Tuesday, July 27, 2010

Unlucky Leo? (SPOILER ALERT)

I'm a big fan of Leonardo DiCaprio. Of course I am, I'm a girl in her 20s who grew up on Leo, and have come to admire him all the more as his career has evolved beyond teen heart throb to Oscar nominated actor.
Why then would I question his luck? My concern for the golden boy comes less for the actor and more for his characters, who are almost all terribly unlucky. I won't mention them all, but by and large, his roles are that of tortured men who often either die themselves or suffer the death of a loved one (usually a lover). If they survive, it is to a life of hardship and torment. So here's my question to contemplate as you read on: is it the actor who chooses the role or the role that chooses the actor?

Let's take a stroll down memory lane of Leo's movie roles, shall we? (oh, but spoiler alert, i do plan to say who dies in each film, all the way through Inception).

I'll start with What's Eating Gilbert Grape, a great performance by our leading man, but clearly a character with lots of problems, from the obvious mental handicap to his disinterested brother to his obese house-bound mother (who dies).

On to Basketball Diaries. If you've seen this movie, it's pretty self explanatory why it's on my list. A growing drug addiction comes between him and his goal of basketball greatness, leading him to do truly horrible things to sate his appetite for heroin. No, he doesn't die in this one, but his dreams do.

Oh, Romeo + Juliet, how you shaped my young romantic visions. This is where Leo and I began the love affair we've had in my mind all these years. He was the perfect man to myself and many other young impressionable girls, all of whom felt his angst, which begins as apathy seeking something more, grows to an infatuation with exactly the wrong girl, the forbidden nature of the love adding all the more to its potency, and then the inevitable denouement as first she appears to die, then he dies to be with her, she awakes, finds him dead, and shoots herself beside him. We all know the story, it's an age old tragedy, and his emotive powers brought it home for us.

And then his next tragic love story, Titanic. Sure, plenty of people deride a story that begins with a girl trying to kill herself by jumping off the Titanic pre-iceberg. But I think everyone took a guilty pleasure in Celine Dion after that movie (which I think I showed restraint in only attending in the theater 3 times). Jack, the starving artist who wins tickets onto the largest boat in the world, becomes intrigued by a rich girl with ennui, and has a short lives love affair that ends when they can't both fit on a floating door and his chivalry allows him to freeze to death. Plenty of people got mad at Rose (the adorable Kate Winslet) for allowing him to perish in the frigid North Atlantic, but it's part of his character to save her above himself, and part of why we all loved him so. Alas, once more, he died for love.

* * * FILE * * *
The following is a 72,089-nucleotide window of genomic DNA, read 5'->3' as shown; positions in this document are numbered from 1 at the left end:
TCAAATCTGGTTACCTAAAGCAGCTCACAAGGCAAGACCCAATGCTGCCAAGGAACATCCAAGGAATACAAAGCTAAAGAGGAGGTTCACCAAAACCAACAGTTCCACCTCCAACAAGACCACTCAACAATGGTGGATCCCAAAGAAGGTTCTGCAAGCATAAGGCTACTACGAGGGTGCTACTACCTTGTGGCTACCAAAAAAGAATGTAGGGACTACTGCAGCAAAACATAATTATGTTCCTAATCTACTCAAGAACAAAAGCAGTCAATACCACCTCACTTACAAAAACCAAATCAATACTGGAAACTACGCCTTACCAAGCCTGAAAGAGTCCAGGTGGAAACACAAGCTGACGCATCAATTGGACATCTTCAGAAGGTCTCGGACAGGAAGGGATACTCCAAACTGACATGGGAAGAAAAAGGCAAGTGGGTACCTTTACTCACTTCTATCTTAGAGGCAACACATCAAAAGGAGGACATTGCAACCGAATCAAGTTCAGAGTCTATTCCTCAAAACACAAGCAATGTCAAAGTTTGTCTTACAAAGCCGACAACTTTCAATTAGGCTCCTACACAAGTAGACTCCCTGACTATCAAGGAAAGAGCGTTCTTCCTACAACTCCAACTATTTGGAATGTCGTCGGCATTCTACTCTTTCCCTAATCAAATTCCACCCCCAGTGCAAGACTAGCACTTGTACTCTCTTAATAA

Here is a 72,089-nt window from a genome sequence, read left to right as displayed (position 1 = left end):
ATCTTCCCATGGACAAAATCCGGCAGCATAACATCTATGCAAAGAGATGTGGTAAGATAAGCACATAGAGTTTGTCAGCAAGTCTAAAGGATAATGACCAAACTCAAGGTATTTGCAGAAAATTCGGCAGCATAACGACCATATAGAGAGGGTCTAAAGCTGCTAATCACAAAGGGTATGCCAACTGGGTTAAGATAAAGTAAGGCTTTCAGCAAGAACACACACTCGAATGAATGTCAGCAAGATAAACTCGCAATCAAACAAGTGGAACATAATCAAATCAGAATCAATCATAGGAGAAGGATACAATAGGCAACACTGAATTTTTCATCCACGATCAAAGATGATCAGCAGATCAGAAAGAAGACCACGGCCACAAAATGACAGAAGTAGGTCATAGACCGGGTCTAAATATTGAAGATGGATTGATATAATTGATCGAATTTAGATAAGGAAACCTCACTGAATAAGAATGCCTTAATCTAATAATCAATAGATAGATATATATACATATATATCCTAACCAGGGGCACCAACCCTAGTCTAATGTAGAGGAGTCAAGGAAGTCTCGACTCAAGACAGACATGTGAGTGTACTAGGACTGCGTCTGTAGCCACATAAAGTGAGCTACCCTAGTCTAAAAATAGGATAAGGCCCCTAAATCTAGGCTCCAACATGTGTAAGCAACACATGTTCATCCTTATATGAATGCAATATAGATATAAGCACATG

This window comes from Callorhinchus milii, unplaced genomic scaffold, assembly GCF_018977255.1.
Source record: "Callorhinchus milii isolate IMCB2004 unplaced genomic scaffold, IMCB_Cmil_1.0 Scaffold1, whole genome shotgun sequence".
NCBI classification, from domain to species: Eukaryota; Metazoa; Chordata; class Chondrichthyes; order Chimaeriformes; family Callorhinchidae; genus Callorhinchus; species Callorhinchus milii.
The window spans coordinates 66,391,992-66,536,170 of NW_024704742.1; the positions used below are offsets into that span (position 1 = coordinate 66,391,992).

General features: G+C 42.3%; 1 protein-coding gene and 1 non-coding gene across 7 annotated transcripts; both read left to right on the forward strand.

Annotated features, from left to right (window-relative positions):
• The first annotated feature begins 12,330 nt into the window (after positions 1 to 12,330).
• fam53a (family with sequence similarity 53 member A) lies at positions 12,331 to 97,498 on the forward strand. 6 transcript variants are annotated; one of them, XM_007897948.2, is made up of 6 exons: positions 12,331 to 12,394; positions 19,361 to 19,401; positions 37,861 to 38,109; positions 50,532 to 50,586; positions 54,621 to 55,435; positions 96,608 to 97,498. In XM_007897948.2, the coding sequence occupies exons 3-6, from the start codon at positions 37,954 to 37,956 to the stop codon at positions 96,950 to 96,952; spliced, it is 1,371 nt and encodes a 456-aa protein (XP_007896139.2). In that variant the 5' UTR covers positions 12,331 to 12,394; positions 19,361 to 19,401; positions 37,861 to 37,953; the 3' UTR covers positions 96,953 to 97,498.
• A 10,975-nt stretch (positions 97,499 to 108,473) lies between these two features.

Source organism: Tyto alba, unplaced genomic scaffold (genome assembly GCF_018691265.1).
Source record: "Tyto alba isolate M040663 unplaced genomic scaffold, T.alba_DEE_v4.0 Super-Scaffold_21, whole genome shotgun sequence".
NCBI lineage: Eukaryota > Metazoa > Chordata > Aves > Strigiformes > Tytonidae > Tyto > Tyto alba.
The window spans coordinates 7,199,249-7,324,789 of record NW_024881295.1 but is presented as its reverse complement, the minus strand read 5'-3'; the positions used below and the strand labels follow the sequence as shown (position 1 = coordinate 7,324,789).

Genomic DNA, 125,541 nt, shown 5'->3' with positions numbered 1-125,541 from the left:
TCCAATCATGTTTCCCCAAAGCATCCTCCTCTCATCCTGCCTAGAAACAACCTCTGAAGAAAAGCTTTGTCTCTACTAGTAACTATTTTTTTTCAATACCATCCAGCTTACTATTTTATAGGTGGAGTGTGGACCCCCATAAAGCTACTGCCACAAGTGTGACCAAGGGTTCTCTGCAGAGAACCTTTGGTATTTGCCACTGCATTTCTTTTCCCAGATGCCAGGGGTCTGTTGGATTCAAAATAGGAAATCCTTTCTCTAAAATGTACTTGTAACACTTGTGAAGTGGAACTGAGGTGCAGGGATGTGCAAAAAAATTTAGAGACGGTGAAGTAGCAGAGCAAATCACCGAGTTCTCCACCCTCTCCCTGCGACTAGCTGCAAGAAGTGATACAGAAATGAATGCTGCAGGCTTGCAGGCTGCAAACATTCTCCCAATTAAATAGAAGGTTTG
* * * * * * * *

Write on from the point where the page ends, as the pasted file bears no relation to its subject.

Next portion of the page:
Now, we didn't see a ton of Leo in the aftermath of Titanic and it's backlash. He did a few strange movies (The Man in the Iron Mask was terrible, The Beach was a strange twisted trip through a mystery island rife with insanity, perhaps a precursor for some of his roles to come later). And I must admit I never saw Gangs of New York. I know, strike against me. But the one that really felt like his comeback film was Catch Me If You Can. It was a fun movie, with Tom Hanks chasing him around all over the country and the world as he pretended to be a pilot, a doctor, a lawyer, anything that would help him maintain a lifestyle he never could have afforded legally. But beneath this all is the story of a little boy who watched his parents torn apart by money and just wants a stable life back. He tries to marry a nice girl and be a part of her family, but his lies catch up with him, and she can't take who he really is. But where things really fall apart for him is when he tries to escape (after a stay in Parisian jail) back to his mother, only to find she has made a new family for herself, seemingly forgetting all about him. So our poor downtrodden hero once again is forced to a life of drudgery alone with only Tom Hanks' character by his side.

And then Aviator. A study in madness via Howard Hughes. I don't think I really need to say much of anything about why this role was profoundly disturbing. Sure, he dated Katharine Hepburn for a while, and was able to fly the Spruce Goose, at least a little ways. But the layers of madness that descend on him thereafter, the lines of jars of urine, the fingernails. Even when he attempts to clean up and pull himself together, the paranoia and compulsions continue to the very end. I think this was the movie that really introduced Leo to us as a serious actor capable of handling complicated and confounding characters.